Ever thought of Google as an animal?
I asked a group of friends this question recently and the answers were predictable and surprising in equal measure. The top 3 were:
- A poisonous spider
- A many headed hydra, which in Greek mythology had poisonous breath and blood so virulent that even its tracks were deadly
- J.A.R.V.I.S, Iron Man’s cybernetic butler.
The first two are dangerous, unfriendly, evil monsters, while the latter is the perfect companion, a well spoken English butler (if you like English butlers that is) who wants to take care of everything for you.
And that is Google in a nutshell; on the one hand evil, manipulative; on the other, friendly, helpful, good to have around.
When dreamy recluse Kate Bush announced she was returning to the stage to play and perform at London’s Hammersmith Apollo, she requested that fans refrain from using their phones: “I very much want to have contact with you as an audience, not with iPhones, iPads or cameras,” she sighed.
Her request echoed a number of other entertainers who have spoken out against using mobile devices at concerts, including The Who’s Roger Daltrey who moaned that people staring at acts through screens rather than at the live show “were weird”.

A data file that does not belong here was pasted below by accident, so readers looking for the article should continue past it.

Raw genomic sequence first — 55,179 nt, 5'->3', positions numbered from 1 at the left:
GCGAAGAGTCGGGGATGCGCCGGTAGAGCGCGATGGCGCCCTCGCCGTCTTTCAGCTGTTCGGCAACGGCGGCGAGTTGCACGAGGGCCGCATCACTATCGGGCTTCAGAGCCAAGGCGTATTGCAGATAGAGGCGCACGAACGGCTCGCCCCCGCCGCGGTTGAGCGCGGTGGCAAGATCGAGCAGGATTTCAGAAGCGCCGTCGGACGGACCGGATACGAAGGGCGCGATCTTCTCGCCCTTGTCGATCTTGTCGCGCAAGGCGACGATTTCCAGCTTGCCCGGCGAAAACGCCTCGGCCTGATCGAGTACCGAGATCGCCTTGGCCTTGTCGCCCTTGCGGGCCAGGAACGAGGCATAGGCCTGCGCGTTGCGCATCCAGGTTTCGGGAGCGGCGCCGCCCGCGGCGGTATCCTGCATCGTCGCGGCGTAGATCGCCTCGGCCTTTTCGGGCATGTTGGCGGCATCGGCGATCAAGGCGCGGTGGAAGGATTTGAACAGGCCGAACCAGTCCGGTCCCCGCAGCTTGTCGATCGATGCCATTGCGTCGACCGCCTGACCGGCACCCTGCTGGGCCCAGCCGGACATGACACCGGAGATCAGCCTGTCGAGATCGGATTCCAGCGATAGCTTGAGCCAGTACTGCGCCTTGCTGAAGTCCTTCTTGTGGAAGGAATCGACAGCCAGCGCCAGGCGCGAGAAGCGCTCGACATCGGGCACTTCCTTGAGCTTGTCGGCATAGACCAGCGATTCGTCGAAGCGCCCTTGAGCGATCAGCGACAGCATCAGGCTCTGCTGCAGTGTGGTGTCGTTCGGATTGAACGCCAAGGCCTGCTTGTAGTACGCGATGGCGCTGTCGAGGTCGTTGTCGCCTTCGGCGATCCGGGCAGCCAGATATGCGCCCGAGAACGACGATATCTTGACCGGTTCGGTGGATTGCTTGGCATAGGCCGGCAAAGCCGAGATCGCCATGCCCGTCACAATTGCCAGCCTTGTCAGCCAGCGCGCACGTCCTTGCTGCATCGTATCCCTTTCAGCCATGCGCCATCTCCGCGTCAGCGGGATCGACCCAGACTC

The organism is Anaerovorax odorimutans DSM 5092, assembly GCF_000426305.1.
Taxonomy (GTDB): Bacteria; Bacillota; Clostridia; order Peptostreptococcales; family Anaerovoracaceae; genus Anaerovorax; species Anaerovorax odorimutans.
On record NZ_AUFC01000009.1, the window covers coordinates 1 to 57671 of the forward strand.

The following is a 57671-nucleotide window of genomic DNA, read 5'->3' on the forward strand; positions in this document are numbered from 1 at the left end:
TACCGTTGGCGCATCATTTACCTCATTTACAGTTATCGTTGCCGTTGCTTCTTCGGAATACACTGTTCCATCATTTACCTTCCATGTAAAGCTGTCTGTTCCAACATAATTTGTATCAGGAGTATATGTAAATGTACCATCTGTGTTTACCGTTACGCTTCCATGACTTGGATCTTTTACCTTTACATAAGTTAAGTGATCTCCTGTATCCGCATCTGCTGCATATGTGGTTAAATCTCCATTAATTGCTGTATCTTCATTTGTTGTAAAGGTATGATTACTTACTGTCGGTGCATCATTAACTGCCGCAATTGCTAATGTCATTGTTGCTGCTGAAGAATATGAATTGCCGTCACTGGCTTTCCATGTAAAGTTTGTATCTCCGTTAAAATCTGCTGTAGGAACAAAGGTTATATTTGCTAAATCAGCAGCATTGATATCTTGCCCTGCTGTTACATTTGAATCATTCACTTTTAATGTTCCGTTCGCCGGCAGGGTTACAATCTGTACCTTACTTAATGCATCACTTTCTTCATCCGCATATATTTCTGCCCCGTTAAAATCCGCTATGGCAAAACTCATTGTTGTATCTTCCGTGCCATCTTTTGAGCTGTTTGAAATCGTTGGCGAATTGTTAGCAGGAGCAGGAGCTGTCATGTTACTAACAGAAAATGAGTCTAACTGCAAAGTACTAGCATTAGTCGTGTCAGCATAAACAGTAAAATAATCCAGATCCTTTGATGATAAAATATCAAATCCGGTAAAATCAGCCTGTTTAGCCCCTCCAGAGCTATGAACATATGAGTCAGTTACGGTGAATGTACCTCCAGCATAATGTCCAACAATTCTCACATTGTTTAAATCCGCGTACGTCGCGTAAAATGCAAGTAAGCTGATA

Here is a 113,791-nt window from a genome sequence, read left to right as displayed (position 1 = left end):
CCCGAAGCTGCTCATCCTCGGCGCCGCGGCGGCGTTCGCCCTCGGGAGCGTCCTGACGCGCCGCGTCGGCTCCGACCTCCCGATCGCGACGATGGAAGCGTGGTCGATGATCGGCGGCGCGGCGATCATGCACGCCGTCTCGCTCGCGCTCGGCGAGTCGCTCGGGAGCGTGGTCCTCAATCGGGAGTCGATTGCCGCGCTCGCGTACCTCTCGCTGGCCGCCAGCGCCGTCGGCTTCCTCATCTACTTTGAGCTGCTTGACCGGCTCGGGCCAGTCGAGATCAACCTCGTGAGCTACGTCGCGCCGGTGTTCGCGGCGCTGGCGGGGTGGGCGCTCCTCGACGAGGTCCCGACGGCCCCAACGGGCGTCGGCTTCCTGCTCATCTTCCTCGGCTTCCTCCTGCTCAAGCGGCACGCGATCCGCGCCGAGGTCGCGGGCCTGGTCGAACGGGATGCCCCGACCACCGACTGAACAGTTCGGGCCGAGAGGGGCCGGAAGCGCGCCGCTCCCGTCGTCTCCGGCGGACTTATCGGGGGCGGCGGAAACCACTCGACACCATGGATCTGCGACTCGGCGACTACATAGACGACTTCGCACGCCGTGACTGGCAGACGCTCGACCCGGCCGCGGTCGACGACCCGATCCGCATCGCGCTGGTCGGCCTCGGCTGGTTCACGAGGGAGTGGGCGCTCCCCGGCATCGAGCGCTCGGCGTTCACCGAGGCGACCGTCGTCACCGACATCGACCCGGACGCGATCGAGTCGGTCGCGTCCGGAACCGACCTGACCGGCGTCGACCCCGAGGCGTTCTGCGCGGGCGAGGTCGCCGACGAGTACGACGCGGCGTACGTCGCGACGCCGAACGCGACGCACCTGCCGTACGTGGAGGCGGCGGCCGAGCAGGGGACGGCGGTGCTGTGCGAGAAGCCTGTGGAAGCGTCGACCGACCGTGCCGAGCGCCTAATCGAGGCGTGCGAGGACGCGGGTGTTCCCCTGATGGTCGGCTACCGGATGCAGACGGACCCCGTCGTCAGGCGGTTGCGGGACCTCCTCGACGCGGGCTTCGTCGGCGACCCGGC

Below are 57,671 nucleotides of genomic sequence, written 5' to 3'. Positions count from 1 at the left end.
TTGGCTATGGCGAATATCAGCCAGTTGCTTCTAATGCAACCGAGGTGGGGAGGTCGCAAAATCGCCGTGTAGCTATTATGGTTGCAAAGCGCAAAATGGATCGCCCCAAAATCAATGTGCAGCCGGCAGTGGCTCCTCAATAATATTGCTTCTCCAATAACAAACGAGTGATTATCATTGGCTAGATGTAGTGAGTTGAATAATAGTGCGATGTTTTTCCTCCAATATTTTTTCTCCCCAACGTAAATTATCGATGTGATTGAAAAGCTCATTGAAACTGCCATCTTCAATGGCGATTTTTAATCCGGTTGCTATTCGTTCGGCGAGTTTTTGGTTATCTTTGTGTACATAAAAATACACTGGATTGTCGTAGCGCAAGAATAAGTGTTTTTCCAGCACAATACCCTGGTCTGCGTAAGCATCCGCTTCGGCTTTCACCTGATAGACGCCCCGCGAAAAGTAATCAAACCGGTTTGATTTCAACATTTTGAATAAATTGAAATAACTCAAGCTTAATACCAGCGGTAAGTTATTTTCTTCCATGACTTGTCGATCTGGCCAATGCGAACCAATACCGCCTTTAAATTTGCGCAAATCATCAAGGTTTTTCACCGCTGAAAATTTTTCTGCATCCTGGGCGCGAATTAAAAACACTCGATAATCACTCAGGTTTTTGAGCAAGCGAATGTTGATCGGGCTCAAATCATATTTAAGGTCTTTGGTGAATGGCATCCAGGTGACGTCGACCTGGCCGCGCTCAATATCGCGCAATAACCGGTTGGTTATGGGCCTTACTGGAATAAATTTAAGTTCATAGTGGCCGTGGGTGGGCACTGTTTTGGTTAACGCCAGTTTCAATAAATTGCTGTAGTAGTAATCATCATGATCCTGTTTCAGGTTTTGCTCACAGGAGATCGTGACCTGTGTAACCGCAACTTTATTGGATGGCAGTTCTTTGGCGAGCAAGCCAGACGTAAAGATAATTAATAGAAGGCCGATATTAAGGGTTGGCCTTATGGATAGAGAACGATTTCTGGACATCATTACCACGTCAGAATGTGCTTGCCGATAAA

Houndtor has been famous for the setting of Sir Arthur Conan Doyle’s bloodthirsty tale the Hounds of the Baskervilles for more than a century. The story depicts huge, murderous black hounds gorging their victims amid the mists, swamps and weird bleakness of Dartmoor.
Doyle was first told the story by a friend of his, Bertram Fletcher Robinson, who lived nearby and often took Sir Arthur for moorland walks when he was in that part of the world.
The original legend dates back to the 1670s when a local squire of evil repute died a horrible, violent death and on his deathbed was transformed into a fire breathing hound hell bent on despatching the ungrateful locals and, in time, unwary moorland travellers by ripping out their throats.
But that was then.